Step 4: Pricing
Give your customer a price that reflects your cost of production plus your desired profit. Remember that hospitals have a per plate cost target, but often try to make adjustments so they can pay a little more for a sustainably produced protein. Hospital accounts should be considered as direct wholesale outlets, so it is unrealistic to expect the same per pound price as selling direct to customers at a farmers’ market might command. Remember these are volume accounts that save you labor costs and allow for volume sales. Hospitals and other institutions seldom pay for products upon delivery. It may be as long as 30 to 90 days before invoices are paid.
Making the Connection-The Initial Visit
Connecting with the hospital food service manager requires calling and making an appointment - do not just “drop by.” These are busy people and you want their full attention when meeting with them and trying to connect with them as customers.
Spend some time getting ready for the visit. Really knowing and understanding your product is the first step in determining your marketing strategies. Your ability to describe what products you sell, what they do, and what makes them unique or special will result in greater marketing success.
If you haven’t done so already, get your promotional materials in order. Promotional materials come in all shapes and sizes - the designs are endless. However, there are three things to remember:
- Make sure the piece reflects the tastes of your target audience.
- Keep it simple.
- The quality of your printed materials reflects directly on the perceived quality of your products.
Your brochure should tell your “story.” What is your product, how do you produce it, where and why should customers purchase it, all your contact information, including your email address and website URL. The most cost-effective size is an 8 ½ x 11-inch sheet that can be folded and mailed in a #10 business size envelope or a trifold brochure. Have your price list printed separately instead of in the brochure since the pricing can often change. Make sure the graphics fit your operation. A picture of endless miles of Montana range with cattle grazing is not a good representation of grass-fed cattle from this region.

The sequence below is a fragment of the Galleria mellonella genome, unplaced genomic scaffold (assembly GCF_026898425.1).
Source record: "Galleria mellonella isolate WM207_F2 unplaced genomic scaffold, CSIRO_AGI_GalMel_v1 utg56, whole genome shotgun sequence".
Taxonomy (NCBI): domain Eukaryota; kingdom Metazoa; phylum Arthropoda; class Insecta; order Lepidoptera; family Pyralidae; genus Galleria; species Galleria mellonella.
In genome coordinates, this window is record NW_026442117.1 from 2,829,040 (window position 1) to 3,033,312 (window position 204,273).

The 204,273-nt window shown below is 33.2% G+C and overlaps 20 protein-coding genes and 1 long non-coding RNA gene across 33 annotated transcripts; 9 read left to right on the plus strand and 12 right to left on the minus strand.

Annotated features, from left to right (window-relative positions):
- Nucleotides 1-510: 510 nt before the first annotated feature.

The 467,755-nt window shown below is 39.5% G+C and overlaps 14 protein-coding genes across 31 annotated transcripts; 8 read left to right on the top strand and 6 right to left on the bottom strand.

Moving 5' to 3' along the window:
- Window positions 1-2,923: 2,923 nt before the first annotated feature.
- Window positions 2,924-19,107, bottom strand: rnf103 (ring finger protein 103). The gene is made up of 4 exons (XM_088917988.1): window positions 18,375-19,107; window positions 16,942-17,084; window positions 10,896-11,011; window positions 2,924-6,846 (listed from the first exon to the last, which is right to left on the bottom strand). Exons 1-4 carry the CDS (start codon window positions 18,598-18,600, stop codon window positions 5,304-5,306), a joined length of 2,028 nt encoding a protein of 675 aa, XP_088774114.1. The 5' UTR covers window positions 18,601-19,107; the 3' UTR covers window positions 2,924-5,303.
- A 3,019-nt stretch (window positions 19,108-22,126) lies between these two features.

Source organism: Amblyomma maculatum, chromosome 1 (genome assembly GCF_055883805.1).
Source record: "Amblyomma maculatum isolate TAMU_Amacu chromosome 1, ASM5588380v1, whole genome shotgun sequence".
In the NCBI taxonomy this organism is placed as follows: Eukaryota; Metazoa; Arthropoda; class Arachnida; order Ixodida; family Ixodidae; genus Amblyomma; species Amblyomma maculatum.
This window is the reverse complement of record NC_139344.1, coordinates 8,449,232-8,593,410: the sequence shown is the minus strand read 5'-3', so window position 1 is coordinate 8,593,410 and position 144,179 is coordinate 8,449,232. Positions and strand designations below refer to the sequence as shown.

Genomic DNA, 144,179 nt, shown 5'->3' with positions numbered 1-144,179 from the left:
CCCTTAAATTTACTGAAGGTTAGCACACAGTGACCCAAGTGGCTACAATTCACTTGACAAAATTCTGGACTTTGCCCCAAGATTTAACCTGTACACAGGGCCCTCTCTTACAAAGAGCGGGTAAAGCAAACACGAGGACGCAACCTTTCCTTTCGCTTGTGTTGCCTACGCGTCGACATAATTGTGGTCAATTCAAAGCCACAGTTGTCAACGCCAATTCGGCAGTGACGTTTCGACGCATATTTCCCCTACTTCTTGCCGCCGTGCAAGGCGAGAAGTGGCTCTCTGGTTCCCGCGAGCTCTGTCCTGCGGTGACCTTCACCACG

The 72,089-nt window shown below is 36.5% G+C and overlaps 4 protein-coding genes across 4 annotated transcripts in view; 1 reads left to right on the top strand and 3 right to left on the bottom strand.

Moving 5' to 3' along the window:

Get a good picture of you, your family, and your farming operation is taken for use in printed materials and for your website. Dress in clean work clothes and pay attention to what’s in the background. Try to get pictures taken when the grass is green and growing or when Mother Nature’s in her glory.
Use recycled paper and soy ink when you print and have the printing company include the appropriate recycled symbol in the bottom corner. Customers that purchase grass-fed meats also want to know you’re environmentally sensitive too.
Plan to take two sets of samples along to your visit and leave them there without charge. The best way to sell food products is to allow potential customers to see, feel, and taste your product.
In addition to meeting the food service director and providing them with samples and purchasing information, you should try to gather some other critical information about each hospital during your visit.
- Is the hospital food service self-operated or privately managed?
- What flexibility does it have to make purchases off contract?
- What are the requirements for becoming an approved vendor with the hospital?
- How are orders placed and deliveries scheduled?
- What are the hospital’s invoicing procedures?
- What types of meats or poultry would they be interested in purchasing and in what quantities?
- What is the ordering cycle?
Having a better understanding of a hospital’s purchasing dynamics helps the meat or poultry producer provide a better purchasing experience.
The time is right for farmers and hospitals to connect and provide staff and patients with healthy, fresh, and great-tasting foods. Meat and poultry producers need to research the purchasing dynamics of each hospital they want to approach and schedule an appointment with the food service manager to evaluate the market potential there.
Benefits of Selling to Hospitals and Extended Care Facilities
- May offer a direct wholesale price.
- The opportunity to move a larger volume of products saves labor and marketing costs.
- Hospitals may decide to support other events that support local farms such as hosting a farmers’ market or provide space for a CSA pick-up site.
- Provide a year-round market and consistent order volumes.
Challenges of Selling to Hospitals and Extended Care Facilities
- The farm may be required to carry additional liability insurance, certifications, and regulated permits.
- May be hard to make initial contact with the buyer.
- May be required to sell through contract distributors.
- Product specifications may be difficult to meet.
- May have specific delivery and invoicing requirements.
Other Educational Resources
The University of Maryland Extension conducts seminars, workshops, and courses on a wide variety of agricultural topics including animal and crop production, marketing, and business planning. Contact your county agent for a schedule of events or to be put on a mailing list for newsletters, and event announcements. The University of Maryland Extension also publishes fact sheets and bulletins on agricultural topics, most of which can be found on the internet.